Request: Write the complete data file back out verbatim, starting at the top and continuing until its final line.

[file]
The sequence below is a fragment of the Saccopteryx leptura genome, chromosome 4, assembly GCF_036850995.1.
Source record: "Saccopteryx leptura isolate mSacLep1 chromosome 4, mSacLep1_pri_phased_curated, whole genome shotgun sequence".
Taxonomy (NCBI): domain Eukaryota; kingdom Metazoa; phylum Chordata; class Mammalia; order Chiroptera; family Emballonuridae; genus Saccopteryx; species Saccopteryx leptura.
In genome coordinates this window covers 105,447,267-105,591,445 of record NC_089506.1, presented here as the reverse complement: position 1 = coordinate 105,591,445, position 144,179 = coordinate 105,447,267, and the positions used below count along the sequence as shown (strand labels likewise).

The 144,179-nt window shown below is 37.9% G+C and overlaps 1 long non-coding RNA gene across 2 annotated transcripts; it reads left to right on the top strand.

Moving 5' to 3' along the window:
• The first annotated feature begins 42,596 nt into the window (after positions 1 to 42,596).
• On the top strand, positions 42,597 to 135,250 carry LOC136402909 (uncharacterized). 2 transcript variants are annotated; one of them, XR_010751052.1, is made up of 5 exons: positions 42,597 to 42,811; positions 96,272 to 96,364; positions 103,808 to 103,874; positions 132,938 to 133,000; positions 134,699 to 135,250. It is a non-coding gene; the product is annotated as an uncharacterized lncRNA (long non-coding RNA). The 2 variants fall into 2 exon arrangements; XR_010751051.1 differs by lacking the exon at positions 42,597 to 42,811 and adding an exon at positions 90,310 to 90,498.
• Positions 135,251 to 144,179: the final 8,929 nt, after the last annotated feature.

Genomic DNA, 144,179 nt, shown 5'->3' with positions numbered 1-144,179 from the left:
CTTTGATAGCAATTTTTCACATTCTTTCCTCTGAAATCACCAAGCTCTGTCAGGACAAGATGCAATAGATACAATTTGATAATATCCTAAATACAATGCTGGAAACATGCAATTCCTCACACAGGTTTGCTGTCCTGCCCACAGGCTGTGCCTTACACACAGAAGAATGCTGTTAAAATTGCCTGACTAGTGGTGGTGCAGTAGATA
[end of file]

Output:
The sequence below is a fragment of the Saccopteryx leptura genome, chromosome 4, assembly GCF_036850995.1.
Source record: "Saccopteryx leptura isolate mSacLep1 chromosome 4, mSacLep1_pri_phased_curated, whole genome shotgun sequence".
Taxonomy (NCBI): domain Eukaryota; kingdom Metazoa; phylum Chordata; class Mammalia; order Chiroptera; family Emballonuridae; genus Saccopteryx; species Saccopteryx leptura.
In genome coordinates this window covers 105,447,267-105,591,445 of record NC_089506.1, presented here as the reverse complement: position 1 = coordinate 105,591,445, position 144,179 = coordinate 105,447,267, and the positions used below count along the sequence as shown (strand labels likewise).

The 144,179-nt window shown below is 37.9% G+C and overlaps 1 long non-coding RNA gene across 2 annotated transcripts; it reads left to right on the top strand.

Moving 5' to 3' along the window:
• The first annotated feature begins 42,596 nt into the window (after positions 1 to 42,596).
• On the top strand, positions 42,597 to 135,250 carry LOC136402909 (uncharacterized). 2 transcript variants are annotated; one of them, XR_010751052.1, is made up of 5 exons: positions 42,597 to 42,811; positions 96,272 to 96,364; positions 103,808 to 103,874; positions 132,938 to 133,000; positions 134,699 to 135,250. It is a non-coding gene; the product is annotated as an uncharacterized lncRNA (long non-coding RNA). The 2 variants fall into 2 exon arrangements; XR_010751051.1 differs by lacking the exon at positions 42,597 to 42,811 and adding an exon at positions 90,310 to 90,498.
• Positions 135,251 to 144,179: the final 8,929 nt, after the last annotated feature.

Genomic DNA, 144,179 nt, shown 5'->3' with positions numbered 1-144,179 from the left:
CTTTGATAGCAATTTTTCACATTCTTTCCTCTGAAATCACCAAGCTCTGTCAGGACAAGATGCAATAGATACAATTTGATAATATCCTAAATACAATGCTGGAAACATGCAATTCCTCACACAGGTTTGCTGTCCTGCCCACAGGCTGTGCCTTACACACAGAAGAATGCTGTTAAAATTGCCTGACTAGTGGTGGTGCAGTAGATA